Helicopter NH90 NFH marine aviation Netherlands
The European consortium NH Industries continues the serial production of the NH90 multipurpose helicopter family. Machines of various modifications are regularly handed over to one or another customer. The deck version of the helicopter, the NH90 NATO Frigate Helicopter (NFH), is quite popular. Significant quantities of such equipment have already begun service, and the next contract for its supply is expected to appear in the near future.
With common effort
It should be recalled that the idea of developing a "pan-European" multipurpose helicopter appeared in the mid-eighties. In the early nineties, a consortium of NH Industries was created, which was to solve this problem. The new organization brought together Eurocopter, AgustaWestland and Fokker, each of which was responsible for the development of individual components and assemblies.
The goal of the new NH90 project was to create a multipurpose helicopter in two versions, for army and naval aviation. The deck version was developed taking into account the limitations of existing ships and was named NATO Frigate Helicopter ("Helicopter for NATO frigates"). In the future, some operators assigned new designations to this machine.
The first flight of the ground NH90 took place back in 1995, but testing and fine-tuning dragged on. At the same time, the timing of the NFH work has shifted. The first serial helicopters were built and handed over to the customer only in 2006. The equipment for naval aviation was put into series later. Despite delays in the testing phase, series production quickly picked up pace. To date, more than 420 helicopters of all modifications have been built and commissioned.
Features and modifications
The promising multipurpose NH90 helicopter was developed taking into account the requirements and standards of NATO. Such measures greatly simplified the introduction of new technology in the Alliance countries - thanks to them, the NHI consortium did not encounter problems when searching for potential buyers.
The NH90 was built using state-of-the-art technology. Thus, the airframe has a mixed design based on metal and composite parts, which provides an optimal balance of performance. For the first time in world practice, a helicopter received only a fly-by-wire control system with an autopilot in all channels. The autopilot and other systems are coordinated by a pair of onboard computers with high-speed bus communication.
The power plant consists of two engines. At the request of the customer, these can be General Electric T700-T6E products (2230 hp each) or Rolls-Royce Turbomeca RTM322 (2415 hp each). The torque is delivered to a four-bladed main rotor with a diameter of 16,3 m. capable of speeds up to 300 km / h and has a ceiling of 6000 m. The range reaches 800 km for the land version and 1000 km for the sea.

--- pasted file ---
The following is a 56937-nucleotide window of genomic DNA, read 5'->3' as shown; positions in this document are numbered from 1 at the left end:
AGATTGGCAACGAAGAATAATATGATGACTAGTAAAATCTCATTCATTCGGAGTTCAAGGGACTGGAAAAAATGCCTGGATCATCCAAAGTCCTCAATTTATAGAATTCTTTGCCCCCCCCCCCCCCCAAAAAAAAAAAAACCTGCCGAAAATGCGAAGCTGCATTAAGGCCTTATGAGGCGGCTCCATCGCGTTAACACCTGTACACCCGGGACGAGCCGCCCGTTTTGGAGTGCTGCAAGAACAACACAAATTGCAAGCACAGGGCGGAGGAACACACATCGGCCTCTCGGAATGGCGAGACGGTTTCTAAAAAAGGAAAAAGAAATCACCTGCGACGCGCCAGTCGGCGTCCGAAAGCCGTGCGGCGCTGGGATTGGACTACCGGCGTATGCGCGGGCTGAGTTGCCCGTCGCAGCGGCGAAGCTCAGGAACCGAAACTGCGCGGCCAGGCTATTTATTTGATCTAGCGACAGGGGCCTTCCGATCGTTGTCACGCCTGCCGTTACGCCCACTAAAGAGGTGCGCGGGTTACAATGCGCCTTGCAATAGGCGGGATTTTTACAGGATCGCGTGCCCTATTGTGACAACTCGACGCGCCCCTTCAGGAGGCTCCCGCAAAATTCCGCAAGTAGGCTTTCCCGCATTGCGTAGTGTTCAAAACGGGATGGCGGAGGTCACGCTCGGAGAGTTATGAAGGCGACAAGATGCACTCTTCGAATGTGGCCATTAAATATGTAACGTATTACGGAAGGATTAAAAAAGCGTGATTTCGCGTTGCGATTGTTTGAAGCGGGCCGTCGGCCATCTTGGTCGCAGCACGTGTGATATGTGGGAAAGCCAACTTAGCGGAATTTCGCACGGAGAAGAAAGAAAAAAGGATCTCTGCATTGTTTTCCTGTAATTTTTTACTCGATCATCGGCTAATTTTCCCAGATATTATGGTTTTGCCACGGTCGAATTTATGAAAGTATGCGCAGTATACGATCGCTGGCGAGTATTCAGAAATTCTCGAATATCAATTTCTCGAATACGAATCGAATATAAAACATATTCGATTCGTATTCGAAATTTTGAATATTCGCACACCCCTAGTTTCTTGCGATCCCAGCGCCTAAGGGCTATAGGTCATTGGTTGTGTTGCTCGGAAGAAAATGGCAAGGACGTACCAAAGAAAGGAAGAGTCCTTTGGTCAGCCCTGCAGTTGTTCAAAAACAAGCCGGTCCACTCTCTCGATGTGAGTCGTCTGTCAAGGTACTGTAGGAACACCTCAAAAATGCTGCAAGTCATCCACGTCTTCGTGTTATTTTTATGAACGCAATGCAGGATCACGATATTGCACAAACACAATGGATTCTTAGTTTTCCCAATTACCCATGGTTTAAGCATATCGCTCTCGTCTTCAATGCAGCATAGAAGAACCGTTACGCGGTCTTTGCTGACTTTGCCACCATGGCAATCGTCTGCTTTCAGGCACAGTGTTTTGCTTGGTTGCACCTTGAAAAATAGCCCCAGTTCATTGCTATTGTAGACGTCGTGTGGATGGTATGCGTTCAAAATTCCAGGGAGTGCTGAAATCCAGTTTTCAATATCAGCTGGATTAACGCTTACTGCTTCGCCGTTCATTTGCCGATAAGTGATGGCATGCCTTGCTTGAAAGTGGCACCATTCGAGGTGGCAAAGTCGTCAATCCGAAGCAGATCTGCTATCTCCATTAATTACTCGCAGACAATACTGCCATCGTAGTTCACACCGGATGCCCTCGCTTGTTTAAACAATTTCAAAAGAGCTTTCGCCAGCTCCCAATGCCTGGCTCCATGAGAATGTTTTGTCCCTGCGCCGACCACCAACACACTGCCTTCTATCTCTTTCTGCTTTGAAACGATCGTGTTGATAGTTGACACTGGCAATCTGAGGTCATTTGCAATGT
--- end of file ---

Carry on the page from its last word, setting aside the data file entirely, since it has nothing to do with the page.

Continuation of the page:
The helicopter crew consists of two pilots. Depending on the tasks assigned, they are complemented by the operators of the target equipment or the accompanying cargo. The cargo-passenger cabin can accommodate up to 20 people. Transportation of two standard pallets is possible. Up to 4,2 tons of cargo is transported on an external sling.
The NFH project provides for a number of measures related to operation in naval aviation. First of all, this is a special processing of parts, which increases their resource. A different set of airborne electronic equipment is envisaged, adapted for flights over the sea at any time of the day and in the entire range of permissible weather conditions. The capacity of the tanks has been increased, giving an additional 200 km of range.
The goals and objectives of the machine were revised. The main role of NH90 NFH is considered to be the search and attack of surface and underwater targets. For this, the helicopter uses radar and sonar systems. It also provides for the installation of anti-submarine and anti-ship weapons. It is possible to use Exoset anti-ship missiles, depth charges and torpedoes of various types with a total weight of up to 700 kg. With all this, the standard functions are preserved. The helicopter is still capable of transporting people and cargo, search and rescue on land and at sea, transmit and receive cargo, etc.
Customers and supplies